Online Program

Promoting Mutual HIV Testing in the Black Church and Beyond: Perspectives from Black/African American Seminarians

Tuesday, November 3, 2015

Tiffiany Aholou, PhD, MSW, Division of HIV/AIDS Prevention, Centers for Disease Control and Prevention, Atlanta, GA
Madeline Sutton, M.D., MPH, Centers for Disease Control and Prevention, Division of HIV/AIDS Prevention, Epidemiology Branch, Atlanta, GA

Nearly 18% of Americans are unaware of their HIV status, and blacks/African Americans (blacks) are disproportionately affected. Routine HIV testing is a critical step in HIV prevention and has been recommended as part of routine health care in the United States (U.S.). Mutual HIV testing (MHT) supports heterosexual and same-sex couples testing together, but has not yet been widely studied in the U.S.  Given the burden of HIV among blacks and the churches’ central role in black culture, we explored strategies to promote MHT among couples attending Black Churches.


Using an exploratory, descriptive qualitative research design, we conducted individual interviews with black seminarians in the southern U.S.  Transcribed interviews were entered into Atlas.ti 6.2 and analyzed using a constant comparative, thematic approach to identify main themes. 


Five male and five female seminarians participated (mean age 38.4 years; range 24-56); all 10 (100%) supported MHT. Seven faith denominations were represented.  Three main themes emerged regarding the promotion of MHT: 1) church-based approaches that engage clergy, laypersons, and existing ministries are vital (e.g., premarital and couples’ counseling); 2) perceived tensions or obstacles about MHT may prohibit action by clergy (e.g. concerns about offending congregants), and; 3) it may be necessary to reach beyond the church for additional support (e.g., policies, media and schools).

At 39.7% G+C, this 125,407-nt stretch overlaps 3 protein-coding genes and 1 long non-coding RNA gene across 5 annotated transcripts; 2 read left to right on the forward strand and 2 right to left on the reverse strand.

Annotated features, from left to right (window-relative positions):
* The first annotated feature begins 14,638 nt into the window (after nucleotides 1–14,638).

This sample of black seminarians supported MHT among couples and perceived the Black Church as being instrumental in promoting MHT among couples who attend these venues.  Partnerships with other sectors should be explored for possible MHT collaborative efforts.

Learning Areas:

Public health or related research

Learning Objectives:
Describe at least five strategies to promote mutual HIV testing. Discuss tensions that clergy may encounter when promoting mutual HIV testing.

Keyword(s): HIV Interventions, Faith Community

Presenting author's disclosure statement:

Qualified on the content I am responsible for because: I am an experienced qualitative researcher who has led and published studies that have explored ways to engage the Black Faith Community in HIV prevention efforts.
Any relevant financial relationships? No

I agree to comply with the American Public Health Association Conflict of Interest and Commercial Support Guidelines, and to disclose to the participants any off-label or experimental uses of a commercial product or service discussed in my presentation.